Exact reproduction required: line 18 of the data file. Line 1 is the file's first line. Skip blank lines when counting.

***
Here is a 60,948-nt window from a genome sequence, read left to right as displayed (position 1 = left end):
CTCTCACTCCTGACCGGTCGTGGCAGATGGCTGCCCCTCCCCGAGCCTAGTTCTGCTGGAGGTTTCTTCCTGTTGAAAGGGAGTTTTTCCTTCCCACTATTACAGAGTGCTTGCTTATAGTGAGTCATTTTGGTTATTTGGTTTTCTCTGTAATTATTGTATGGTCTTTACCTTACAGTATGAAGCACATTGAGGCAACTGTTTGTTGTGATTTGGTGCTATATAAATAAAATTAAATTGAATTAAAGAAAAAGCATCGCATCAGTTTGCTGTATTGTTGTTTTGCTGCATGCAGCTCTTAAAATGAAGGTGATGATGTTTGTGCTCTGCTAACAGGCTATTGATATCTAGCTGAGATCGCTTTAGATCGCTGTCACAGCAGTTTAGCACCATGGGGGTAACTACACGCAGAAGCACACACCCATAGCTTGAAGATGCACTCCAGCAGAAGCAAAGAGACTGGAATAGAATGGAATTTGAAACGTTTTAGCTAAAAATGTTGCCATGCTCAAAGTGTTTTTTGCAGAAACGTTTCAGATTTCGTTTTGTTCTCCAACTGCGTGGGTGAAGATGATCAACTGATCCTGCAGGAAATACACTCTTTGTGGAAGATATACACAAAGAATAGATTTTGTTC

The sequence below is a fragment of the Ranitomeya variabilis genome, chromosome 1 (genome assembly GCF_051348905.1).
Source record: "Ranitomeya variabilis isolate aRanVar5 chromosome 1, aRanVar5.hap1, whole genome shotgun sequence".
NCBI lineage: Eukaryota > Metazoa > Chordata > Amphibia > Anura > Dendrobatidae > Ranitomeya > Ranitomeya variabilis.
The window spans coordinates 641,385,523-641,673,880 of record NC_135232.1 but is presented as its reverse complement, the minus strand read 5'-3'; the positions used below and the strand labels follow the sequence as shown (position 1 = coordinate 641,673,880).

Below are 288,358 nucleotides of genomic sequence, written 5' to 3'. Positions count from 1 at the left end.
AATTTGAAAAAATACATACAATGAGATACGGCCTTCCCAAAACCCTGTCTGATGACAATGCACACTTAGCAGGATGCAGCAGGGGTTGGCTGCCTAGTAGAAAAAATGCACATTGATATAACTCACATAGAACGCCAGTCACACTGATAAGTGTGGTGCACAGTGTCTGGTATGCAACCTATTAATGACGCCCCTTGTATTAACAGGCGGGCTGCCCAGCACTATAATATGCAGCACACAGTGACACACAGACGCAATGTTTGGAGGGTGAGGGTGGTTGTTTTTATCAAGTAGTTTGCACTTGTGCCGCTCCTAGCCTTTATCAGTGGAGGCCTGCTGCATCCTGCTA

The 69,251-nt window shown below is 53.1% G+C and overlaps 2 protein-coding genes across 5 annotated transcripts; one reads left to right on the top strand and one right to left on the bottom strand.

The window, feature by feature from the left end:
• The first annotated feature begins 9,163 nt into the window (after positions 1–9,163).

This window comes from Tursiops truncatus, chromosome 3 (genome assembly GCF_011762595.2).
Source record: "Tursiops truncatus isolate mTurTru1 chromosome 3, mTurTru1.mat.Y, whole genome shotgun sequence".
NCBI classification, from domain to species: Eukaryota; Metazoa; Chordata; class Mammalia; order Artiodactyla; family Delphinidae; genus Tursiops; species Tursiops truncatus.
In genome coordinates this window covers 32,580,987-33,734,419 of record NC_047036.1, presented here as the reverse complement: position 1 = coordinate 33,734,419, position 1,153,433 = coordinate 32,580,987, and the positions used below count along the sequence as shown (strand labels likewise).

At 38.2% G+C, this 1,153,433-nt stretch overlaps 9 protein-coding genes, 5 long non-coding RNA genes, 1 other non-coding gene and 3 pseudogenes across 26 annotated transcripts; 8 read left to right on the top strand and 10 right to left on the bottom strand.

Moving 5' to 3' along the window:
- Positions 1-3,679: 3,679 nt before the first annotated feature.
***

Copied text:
- Positions 1-3,679: 3,679 nt before the first annotated feature.